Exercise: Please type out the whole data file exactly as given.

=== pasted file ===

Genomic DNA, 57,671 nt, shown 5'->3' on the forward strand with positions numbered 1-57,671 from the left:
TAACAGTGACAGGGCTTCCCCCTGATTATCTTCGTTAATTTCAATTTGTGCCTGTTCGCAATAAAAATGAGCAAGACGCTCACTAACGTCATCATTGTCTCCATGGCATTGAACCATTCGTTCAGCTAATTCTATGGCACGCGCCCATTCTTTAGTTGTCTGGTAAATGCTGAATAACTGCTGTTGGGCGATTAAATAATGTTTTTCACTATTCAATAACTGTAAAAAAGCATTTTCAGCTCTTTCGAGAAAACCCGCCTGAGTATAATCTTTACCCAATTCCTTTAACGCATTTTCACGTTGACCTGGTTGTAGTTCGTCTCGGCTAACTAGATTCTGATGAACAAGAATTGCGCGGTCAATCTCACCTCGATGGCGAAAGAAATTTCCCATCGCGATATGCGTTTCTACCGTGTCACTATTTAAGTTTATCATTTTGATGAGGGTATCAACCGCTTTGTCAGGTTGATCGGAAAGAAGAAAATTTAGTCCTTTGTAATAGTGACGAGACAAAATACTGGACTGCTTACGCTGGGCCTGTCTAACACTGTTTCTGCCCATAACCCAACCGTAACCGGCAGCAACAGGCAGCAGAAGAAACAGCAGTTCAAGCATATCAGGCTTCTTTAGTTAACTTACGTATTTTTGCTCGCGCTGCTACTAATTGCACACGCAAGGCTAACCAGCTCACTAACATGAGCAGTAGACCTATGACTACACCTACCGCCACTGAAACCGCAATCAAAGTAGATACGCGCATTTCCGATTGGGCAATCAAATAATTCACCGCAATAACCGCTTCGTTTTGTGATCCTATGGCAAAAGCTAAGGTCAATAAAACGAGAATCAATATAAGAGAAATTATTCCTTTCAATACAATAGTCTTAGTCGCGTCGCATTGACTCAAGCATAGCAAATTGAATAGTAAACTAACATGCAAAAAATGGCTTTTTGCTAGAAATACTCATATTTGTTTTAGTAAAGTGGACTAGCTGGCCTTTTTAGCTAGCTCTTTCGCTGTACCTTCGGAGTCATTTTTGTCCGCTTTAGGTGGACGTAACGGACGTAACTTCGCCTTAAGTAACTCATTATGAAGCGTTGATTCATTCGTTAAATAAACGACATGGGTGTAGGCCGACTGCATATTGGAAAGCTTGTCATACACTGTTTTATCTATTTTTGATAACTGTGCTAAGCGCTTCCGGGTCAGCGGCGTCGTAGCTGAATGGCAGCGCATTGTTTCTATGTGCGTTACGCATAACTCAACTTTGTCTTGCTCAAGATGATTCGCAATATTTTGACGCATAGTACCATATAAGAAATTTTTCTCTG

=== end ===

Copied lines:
Genomic DNA, 57,671 nt, shown 5'->3' on the forward strand with positions numbered 1-57,671 from the left:
TAACAGTGACAGGGCTTCCCCCTGATTATCTTCGTTAATTTCAATTTGTGCCTGTTCGCAATAAAAATGAGCAAGACGCTCACTAACGTCATCATTGTCTCCATGGCATTGAACCATTCGTTCAGCTAATTCTATGGCACGCGCCCATTCTTTAGTTGTCTGGTAAATGCTGAATAACTGCTGTTGGGCGATTAAATAATGTTTTTCACTATTCAATAACTGTAAAAAAGCATTTTCAGCTCTTTCGAGAAAACCCGCCTGAGTATAATCTTTACCCAATTCCTTTAACGCATTTTCACGTTGACCTGGTTGTAGTTCGTCTCGGCTAACTAGATTCTGATGAACAAGAATTGCGCGGTCAATCTCACCTCGATGGCGAAAGAAATTTCCCATCGCGATATGCGTTTCTACCGTGTCACTATTTAAGTTTATCATTTTGATGAGGGTATCAACCGCTTTGTCAGGTTGATCGGAAAGAAGAAAATTTAGTCCTTTGTAATAGTGACGAGACAAAATACTGGACTGCTTACGCTGGGCCTGTCTAACACTGTTTCTGCCCATAACCCAACCGTAACCGGCAGCAACAGGCAGCAGAAGAAACAGCAGTTCAAGCATATCAGGCTTCTTTAGTTAACTTACGTATTTTTGCTCGCGCTGCTACTAATTGCACACGCAAGGCTAACCAGCTCACTAACATGAGCAGTAGACCTATGACTACACCTACCGCCACTGAAACCGCAATCAAAGTAGATACGCGCATTTCCGATTGGGCAATCAAATAATTCACCGCAATAACCGCTTCGTTTTGTGATCCTATGGCAAAAGCTAAGGTCAATAAAACGAGAATCAATATAAGAGAAATTATTCCTTTCAATACAATAGTCTTAGTCGCGTCGCATTGACTCAAGCATAGCAAATTGAATAGTAAACTAACATGCAAAAAATGGCTTTTTGCTAGAAATACTCATATTTGTTTTAGTAAAGTGGACTAGCTGGCCTTTTTAGCTAGCTCTTTCGCTGTACCTTCGGAGTCATTTTTGTCCGCTTTAGGTGGACGTAACGGACGTAACTTCGCCTTAAGTAACTCATTATGAAGCGTTGATTCATTCGTTAAATAAACGACATGGGTGTAGGCCGACTGCATATTGGAAAGCTTGTCATACACTGTTTTATCTATTTTTGATAACTGTGCTAAGCGCTTCCGGGTCAGCGGCGTCGTAGCTGAATGGCAGCGCATTGTTTCTATGTGCGTTACGCATAACTCAACTTTGTCTTGCTCAAGATGATTCGCAATATTTTGACGCATAGTACCATATAAGAAATTTTTCTCTG